Special Reports Take You to Qamdo

            2019-10-04 版權聲明 舉報文章

            It’s really nice to greet our readers with the Qamdo Special in this issue! In order to better introduce the prefecture to you, I made a special trip there for a better understanding of it myself.

            On July 21, I flew from Lhasa to Chengdu, where I joined the chief editor of the Tibetan edition of our magazine to fly to Qamdo. As we failed to book tickets for the next two days, we decided to take a sleeping coach scheduled to leave on the morning of the 23rd.

            The coach left at 5:30 in the morning, and stopped at a small town for a breakfast bowl of noodles. At 15:30, we had just finished our 75-minute drive in the newly completed tunnel through the Erlangshan Mountain. Extending 8 km, the tunnel was dug at a cost of 400 million Yuan.

            When day dawned on June 24, we found ourselves in Litang. Several tiny Chabas were begging for alms in the street, where trucks adorned with colorful signs for auspiciousness shuttled to and fro. We reached Batang at 16:00 and crossed the Jinshajiang River Bridge at 19:45. Three minutes later, we were in front of the Zubalung Animals Checkpoint. A Tibetan checked inside our coach but found no animals. Then, we were let into Tibet!

            We turned left after crossing the Jinshajiang River Bridge. The road ahead was filled with so much mud and rocks that we were forced to wait for them to be removed. After some time, our driver lost patience, and joined the road maintenance workers in clearing the road.

            This was a regular occurrence as we progressed. Before we fell asleep at 23:00, we had stopped to clear the road six times! Our coach continued its journey, as we had two drivers to work in tandem.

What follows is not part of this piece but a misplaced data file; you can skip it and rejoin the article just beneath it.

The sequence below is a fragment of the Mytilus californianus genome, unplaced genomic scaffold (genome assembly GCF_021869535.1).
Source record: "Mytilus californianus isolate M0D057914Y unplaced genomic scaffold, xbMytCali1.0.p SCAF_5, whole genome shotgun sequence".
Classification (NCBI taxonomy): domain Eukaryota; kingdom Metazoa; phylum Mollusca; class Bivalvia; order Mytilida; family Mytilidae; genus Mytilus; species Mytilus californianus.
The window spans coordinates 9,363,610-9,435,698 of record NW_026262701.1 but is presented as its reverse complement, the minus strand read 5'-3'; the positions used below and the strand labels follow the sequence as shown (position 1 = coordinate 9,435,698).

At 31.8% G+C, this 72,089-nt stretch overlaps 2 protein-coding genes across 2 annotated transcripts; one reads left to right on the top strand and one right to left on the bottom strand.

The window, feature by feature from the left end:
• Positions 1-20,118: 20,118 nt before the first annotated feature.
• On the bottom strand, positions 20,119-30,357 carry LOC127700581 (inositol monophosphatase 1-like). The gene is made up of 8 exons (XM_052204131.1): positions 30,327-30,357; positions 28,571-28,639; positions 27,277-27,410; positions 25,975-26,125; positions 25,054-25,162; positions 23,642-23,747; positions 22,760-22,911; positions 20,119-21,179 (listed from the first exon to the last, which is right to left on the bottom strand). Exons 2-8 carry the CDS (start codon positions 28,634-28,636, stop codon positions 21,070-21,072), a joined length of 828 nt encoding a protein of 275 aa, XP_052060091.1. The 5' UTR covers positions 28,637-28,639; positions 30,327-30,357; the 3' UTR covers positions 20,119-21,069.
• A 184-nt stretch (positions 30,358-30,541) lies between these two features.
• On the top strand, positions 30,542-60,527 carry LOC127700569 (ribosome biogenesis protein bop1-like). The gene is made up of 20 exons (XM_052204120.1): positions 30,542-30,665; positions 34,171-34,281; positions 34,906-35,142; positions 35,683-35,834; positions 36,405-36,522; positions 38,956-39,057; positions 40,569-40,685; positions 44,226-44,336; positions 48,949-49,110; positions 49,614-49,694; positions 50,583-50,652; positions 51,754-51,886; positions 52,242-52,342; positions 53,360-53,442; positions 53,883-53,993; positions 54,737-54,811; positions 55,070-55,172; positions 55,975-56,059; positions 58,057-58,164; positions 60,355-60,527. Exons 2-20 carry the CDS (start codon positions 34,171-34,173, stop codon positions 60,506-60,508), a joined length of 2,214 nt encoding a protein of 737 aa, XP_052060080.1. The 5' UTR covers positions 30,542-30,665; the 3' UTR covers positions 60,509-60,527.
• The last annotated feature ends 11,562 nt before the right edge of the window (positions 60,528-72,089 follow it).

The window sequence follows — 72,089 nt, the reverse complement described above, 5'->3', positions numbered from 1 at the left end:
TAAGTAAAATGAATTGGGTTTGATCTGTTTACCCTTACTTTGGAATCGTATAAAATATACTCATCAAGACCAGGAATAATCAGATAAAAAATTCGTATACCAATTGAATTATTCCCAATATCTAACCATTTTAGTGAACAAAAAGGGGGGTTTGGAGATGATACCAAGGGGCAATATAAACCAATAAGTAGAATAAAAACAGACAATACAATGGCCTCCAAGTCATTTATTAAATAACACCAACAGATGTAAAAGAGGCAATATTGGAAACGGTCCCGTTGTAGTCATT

When we crossed the 3,908-meter Jor’wo Mountain, at the foot of which lies Zogung County, we saw a vast expanse of the Bamda Grassland dotted with white, purple and yellow flowers, black yaks, and white sheep. Flanking the road were tents woven with black yak hair, which are cool in summer and warm in winter, and are very durable. We sped along the road for three days, and the coach often stopped for us to take photos at our request.

            On July 25, we entered Qamdo, reaching the Qamdo Hotel at 19:25. Built in 1985 as one of the 43 small and medium-sized projects undertaken with aid from Beijing, Shanghai and Tianjin (which are municipalities directly under the Central Government) and six provinces of Jiangsu, Zhejiang, Sichuan, Guangdong, Shandong and Fujian. Refurnished recently, it is one of the best tourist hotels in the prefecture.

            For the celebration of the 50th anniversary of its liberation, Qamdo Prefecture is going all out to upgrade its infrastructure. It faces the four counties of Sichuan-Dege, Baiyu, Shiqu and Batang-across the Jinshajiang River in the east, neighbors Deqen County of Yunnan Province in the southeast, abuts Nyingchi in the southwest, and borders Nagqu in the northwest and Yushu of Qinghai in the north.

            Covering an area of 108,600 square km, or 8.9 percent of the total area of the Tibet Autonomous Region, Qamdo Prefecture exercises jurisdiction over 11 counties, 142 townships (including 24 towns), and 1,622 villages. It is home to 21 ethnic groups including Tibetan, Han, Hui, Zhuang, Naxi, Lhoba, Moinba, Bai and Deng. Of its total population numbering 600,000, 98.26 percent are Tibetan.

            Historically, Qamdo was mentioned as "Kham" or "Kamodo". Kham was the area outside the U-Tsang. It refers to area east of the Dainda Mountain of Tibet, neighboring Xichang, Ya’an and Aba in the east, Yunnan and Myanmar in the south, Tibet in the west, Yushu and Golog of Qinghai in the north. Song of Gangsters was much heard there:

            "I ride the horse carefree, An enjoyment beyond the imagination of headmen sitting on their thrones.

            I roam around aimlessly, Staying in area where there is the blue sky." The Kham area features majestic mountains, picturesque rivers, and a vast expanse of grassland. People living in this part of the world are mentioned as Khamba people, and they tend to be strongly built. There are many stories much told in Tibet related to the Khamba people. The stories included in this Qamdo Special will take our readers deep into the heart of Qamdo Prefecture. We hope you will like them.

            Degyi

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